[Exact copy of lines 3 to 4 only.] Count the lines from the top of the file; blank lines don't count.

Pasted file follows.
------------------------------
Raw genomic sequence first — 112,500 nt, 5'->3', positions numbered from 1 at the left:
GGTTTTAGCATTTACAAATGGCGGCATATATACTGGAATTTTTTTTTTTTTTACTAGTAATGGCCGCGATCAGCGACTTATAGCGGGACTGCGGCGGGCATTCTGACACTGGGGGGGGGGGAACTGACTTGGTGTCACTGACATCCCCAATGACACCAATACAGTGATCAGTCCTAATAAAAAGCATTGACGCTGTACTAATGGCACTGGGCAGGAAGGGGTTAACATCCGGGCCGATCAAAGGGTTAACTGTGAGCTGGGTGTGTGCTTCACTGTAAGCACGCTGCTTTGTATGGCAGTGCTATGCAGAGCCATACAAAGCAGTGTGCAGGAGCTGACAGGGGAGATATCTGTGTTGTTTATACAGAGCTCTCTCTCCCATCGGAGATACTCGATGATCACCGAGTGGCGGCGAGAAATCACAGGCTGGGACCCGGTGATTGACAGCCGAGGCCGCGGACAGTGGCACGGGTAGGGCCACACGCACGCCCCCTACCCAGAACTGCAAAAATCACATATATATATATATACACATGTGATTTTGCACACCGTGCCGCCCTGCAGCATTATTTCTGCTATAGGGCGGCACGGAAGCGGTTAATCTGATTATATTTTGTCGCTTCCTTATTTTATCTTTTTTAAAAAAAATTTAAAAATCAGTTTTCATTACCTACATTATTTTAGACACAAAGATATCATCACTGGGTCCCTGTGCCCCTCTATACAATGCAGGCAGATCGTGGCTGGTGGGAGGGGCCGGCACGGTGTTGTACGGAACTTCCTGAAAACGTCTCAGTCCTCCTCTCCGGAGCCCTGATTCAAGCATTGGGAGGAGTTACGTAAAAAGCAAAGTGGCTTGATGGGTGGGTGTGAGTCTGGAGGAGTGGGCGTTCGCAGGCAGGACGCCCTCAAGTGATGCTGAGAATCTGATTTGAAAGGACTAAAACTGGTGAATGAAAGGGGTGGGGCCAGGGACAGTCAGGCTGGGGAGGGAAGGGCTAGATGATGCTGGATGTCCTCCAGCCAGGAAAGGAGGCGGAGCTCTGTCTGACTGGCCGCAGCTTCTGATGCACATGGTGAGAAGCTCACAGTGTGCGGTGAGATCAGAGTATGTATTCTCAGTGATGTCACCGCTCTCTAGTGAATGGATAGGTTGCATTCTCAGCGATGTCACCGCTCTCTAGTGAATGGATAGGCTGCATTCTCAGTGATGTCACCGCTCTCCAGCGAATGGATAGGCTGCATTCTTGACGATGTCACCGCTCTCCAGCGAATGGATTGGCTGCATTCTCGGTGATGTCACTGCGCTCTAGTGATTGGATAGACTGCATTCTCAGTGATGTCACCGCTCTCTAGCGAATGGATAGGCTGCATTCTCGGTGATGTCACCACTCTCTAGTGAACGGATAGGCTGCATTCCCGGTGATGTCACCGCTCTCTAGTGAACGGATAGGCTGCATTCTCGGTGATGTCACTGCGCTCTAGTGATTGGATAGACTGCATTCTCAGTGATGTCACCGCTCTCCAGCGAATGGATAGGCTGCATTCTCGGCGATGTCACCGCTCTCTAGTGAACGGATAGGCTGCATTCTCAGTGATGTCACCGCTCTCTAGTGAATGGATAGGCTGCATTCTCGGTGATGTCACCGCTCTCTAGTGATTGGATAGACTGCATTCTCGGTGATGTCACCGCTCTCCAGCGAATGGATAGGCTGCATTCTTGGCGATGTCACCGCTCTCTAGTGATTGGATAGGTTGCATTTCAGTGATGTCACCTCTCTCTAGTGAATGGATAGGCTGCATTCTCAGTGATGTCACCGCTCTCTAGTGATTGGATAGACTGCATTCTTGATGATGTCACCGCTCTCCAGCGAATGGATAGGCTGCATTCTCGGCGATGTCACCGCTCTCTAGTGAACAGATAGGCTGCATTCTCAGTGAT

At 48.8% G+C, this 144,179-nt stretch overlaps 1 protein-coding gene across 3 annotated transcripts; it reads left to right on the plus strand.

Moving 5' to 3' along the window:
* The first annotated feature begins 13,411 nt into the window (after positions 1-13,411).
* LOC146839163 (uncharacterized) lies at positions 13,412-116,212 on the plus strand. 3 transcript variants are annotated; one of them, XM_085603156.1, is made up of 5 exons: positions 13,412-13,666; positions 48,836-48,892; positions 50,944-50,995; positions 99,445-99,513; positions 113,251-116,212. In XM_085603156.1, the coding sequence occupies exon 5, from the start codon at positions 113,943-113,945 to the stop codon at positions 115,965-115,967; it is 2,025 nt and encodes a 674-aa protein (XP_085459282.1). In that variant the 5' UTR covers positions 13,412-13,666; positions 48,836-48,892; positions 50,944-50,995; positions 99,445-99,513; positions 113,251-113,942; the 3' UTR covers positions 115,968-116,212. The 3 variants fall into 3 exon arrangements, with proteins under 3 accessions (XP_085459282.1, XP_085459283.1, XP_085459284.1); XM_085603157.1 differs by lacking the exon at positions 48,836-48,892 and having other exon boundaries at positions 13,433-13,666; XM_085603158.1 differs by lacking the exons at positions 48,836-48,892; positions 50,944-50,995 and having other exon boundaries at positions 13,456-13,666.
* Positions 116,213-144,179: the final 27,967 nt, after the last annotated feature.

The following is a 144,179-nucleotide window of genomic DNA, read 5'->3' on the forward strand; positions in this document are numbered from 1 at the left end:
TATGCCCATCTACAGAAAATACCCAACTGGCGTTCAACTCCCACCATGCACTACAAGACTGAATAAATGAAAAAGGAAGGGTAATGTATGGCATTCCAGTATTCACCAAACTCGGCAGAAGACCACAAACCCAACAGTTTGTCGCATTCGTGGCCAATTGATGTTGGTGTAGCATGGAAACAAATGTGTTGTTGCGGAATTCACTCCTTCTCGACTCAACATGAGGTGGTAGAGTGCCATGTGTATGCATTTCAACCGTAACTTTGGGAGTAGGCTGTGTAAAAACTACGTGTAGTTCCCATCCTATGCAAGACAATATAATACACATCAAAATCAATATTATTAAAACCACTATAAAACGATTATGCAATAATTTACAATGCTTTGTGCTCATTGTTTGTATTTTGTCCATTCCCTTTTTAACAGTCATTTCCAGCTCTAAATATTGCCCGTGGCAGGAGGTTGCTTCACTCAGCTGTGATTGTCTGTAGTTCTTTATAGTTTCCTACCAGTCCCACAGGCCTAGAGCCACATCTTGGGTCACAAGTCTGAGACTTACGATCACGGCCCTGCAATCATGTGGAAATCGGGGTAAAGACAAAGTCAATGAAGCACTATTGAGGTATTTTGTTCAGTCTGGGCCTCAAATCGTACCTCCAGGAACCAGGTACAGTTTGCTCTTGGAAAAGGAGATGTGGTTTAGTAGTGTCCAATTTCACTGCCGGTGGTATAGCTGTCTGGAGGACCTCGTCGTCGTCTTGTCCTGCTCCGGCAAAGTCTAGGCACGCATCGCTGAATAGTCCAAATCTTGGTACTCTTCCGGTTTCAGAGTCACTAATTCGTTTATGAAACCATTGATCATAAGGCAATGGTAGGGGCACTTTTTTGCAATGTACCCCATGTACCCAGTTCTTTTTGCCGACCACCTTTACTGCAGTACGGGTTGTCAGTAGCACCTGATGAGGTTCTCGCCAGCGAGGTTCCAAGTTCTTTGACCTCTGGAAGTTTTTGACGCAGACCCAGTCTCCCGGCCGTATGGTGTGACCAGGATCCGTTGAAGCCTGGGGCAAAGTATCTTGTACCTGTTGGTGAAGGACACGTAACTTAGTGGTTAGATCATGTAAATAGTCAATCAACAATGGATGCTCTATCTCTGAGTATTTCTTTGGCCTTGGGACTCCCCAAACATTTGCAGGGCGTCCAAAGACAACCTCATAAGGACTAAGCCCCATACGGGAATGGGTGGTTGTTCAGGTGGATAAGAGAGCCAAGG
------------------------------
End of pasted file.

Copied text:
At 48.8% G+C, this 144,179-nt stretch overlaps 1 protein-coding gene across 3 annotated transcripts; it reads left to right on the plus strand.

Moving 5' to 3' along the window: